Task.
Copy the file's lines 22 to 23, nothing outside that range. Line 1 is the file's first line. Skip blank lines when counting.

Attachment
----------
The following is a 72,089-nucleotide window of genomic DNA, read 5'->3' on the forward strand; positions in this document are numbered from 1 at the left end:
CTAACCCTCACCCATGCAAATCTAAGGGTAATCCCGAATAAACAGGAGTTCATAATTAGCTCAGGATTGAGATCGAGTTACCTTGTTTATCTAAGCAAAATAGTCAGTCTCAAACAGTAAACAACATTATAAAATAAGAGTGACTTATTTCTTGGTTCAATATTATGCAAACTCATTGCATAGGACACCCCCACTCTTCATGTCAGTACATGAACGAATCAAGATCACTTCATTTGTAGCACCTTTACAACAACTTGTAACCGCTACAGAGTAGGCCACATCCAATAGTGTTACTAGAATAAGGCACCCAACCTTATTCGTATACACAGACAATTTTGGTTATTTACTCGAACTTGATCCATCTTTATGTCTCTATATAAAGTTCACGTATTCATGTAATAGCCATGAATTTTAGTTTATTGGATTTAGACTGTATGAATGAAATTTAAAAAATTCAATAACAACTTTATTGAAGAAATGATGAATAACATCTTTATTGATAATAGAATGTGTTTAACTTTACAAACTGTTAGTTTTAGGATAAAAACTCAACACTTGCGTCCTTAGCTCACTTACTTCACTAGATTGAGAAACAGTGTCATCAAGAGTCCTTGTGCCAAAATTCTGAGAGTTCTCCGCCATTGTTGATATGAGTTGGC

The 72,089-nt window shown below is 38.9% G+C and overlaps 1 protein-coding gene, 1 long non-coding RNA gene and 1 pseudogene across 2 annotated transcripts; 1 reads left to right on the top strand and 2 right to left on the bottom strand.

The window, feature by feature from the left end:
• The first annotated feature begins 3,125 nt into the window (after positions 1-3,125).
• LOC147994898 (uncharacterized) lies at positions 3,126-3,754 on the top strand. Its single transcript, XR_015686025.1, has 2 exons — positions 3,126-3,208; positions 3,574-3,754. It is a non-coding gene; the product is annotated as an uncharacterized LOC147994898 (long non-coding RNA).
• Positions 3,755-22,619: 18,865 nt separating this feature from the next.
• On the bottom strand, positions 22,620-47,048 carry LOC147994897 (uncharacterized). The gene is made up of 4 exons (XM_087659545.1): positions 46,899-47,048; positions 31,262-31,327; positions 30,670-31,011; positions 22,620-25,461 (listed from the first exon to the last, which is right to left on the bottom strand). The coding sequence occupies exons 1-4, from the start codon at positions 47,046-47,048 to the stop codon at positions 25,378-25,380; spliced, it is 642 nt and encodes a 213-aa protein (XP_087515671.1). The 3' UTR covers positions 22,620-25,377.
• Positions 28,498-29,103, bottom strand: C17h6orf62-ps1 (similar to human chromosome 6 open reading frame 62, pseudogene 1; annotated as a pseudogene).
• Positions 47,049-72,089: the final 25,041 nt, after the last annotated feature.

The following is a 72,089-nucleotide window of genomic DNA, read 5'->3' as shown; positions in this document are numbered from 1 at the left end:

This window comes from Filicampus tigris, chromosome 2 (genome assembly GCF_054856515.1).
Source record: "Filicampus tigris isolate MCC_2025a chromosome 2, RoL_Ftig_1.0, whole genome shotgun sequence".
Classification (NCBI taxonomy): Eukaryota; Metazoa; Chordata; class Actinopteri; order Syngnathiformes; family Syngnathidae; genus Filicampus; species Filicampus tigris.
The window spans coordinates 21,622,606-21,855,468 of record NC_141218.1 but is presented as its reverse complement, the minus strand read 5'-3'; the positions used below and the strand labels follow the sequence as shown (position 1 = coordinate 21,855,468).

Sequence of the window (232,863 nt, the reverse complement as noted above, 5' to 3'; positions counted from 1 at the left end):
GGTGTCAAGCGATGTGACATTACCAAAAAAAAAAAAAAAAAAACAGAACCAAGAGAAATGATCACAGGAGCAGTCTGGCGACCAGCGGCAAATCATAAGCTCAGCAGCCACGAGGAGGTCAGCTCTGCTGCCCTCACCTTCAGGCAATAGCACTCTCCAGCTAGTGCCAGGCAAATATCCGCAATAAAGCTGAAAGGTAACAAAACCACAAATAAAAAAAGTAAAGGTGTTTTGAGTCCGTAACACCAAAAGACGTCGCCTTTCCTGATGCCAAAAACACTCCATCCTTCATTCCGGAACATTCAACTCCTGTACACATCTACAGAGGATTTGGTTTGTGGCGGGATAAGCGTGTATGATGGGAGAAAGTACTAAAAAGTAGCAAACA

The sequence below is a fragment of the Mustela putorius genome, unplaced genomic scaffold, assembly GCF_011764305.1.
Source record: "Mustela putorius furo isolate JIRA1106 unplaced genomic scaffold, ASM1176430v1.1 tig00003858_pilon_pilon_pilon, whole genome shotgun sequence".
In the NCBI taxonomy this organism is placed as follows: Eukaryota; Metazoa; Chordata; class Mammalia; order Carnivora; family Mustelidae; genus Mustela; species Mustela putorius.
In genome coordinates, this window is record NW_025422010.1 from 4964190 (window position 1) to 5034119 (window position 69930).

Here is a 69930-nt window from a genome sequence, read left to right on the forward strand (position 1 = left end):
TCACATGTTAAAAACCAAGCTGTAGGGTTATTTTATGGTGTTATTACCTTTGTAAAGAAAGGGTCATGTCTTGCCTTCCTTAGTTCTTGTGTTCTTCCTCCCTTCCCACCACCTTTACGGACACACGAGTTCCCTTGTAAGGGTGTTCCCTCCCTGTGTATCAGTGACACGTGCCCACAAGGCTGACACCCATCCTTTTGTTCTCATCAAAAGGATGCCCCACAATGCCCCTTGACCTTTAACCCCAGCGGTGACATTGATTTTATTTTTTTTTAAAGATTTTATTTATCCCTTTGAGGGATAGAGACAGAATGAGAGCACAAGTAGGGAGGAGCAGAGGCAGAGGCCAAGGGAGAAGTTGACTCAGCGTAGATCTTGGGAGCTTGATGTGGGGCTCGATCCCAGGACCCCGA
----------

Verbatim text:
Here is a 69930-nt window from a genome sequence, read left to right on the forward strand (position 1 = left end):
TCACATGTTAAAAACCAAGCTGTAGGGTTATTTTATGGTGTTATTACCTTTGTAAAGAAAGGGTCATGTCTTGCCTTCCTTAGTTCTTGTGTTCTTCCTCCCTTCCCACCACCTTTACGGACACACGAGTTCCCTTGTAAGGGTGTTCCCTCCCTGTGTATCAGTGACACGTGCCCACAAGGCTGACACCCATCCTTTTGTTCTCATCAAAAGGATGCCCCACAATGCCCCTTGACCTTTAACCCCAGCGGTGACATTGATTTTATTTTTTTTTAAAGATTTTATTTATCCCTTTGAGGGATAGAGACAGAATGAGAGCACAAGTAGGGAGGAGCAGAGGCAGAGGCCAAGGGAGAAGTTGACTCAGCGTAGATCTTGGGAGCTTGATGTGGGGCTCGATCCCAGGACCCCGA